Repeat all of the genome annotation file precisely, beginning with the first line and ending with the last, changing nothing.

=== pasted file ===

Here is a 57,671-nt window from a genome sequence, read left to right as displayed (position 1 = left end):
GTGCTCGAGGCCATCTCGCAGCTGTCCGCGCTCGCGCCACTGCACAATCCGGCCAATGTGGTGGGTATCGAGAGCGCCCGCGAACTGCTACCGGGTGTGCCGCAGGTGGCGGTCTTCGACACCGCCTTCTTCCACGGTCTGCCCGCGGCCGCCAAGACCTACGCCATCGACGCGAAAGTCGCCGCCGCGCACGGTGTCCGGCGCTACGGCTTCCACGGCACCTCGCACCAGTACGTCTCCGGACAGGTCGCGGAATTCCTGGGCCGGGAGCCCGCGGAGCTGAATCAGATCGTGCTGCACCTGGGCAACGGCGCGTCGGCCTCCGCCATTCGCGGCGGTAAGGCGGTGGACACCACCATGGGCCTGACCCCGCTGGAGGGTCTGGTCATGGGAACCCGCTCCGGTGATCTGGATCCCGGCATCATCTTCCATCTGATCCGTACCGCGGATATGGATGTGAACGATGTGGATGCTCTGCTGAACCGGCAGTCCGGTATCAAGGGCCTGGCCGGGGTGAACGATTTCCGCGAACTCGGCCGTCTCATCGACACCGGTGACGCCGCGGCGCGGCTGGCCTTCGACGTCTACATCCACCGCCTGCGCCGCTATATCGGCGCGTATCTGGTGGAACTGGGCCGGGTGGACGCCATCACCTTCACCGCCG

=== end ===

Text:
Here is a 57,671-nt window from a genome sequence, read left to right as displayed (position 1 = left end):
GTGCTCGAGGCCATCTCGCAGCTGTCCGCGCTCGCGCCACTGCACAATCCGGCCAATGTGGTGGGTATCGAGAGCGCCCGCGAACTGCTACCGGGTGTGCCGCAGGTGGCGGTCTTCGACACCGCCTTCTTCCACGGTCTGCCCGCGGCCGCCAAGACCTACGCCATCGACGCGAAAGTCGCCGCCGCGCACGGTGTCCGGCGCTACGGCTTCCACGGCACCTCGCACCAGTACGTCTCCGGACAGGTCGCGGAATTCCTGGGCCGGGAGCCCGCGGAGCTGAATCAGATCGTGCTGCACCTGGGCAACGGCGCGTCGGCCTCCGCCATTCGCGGCGGTAAGGCGGTGGACACCACCATGGGCCTGACCCCGCTGGAGGGTCTGGTCATGGGAACCCGCTCCGGTGATCTGGATCCCGGCATCATCTTCCATCTGATCCGTACCGCGGATATGGATGTGAACGATGTGGATGCTCTGCTGAACCGGCAGTCCGGTATCAAGGGCCTGGCCGGGGTGAACGATTTCCGCGAACTCGGCCGTCTCATCGACACCGGTGACGCCGCGGCGCGGCTGGCCTTCGACGTCTACATCCACCGCCTGCGCCGCTATATCGGCGCGTATCTGGTGGAACTGGGCCGGGTGGACGCCATCACCTTCACCGCCG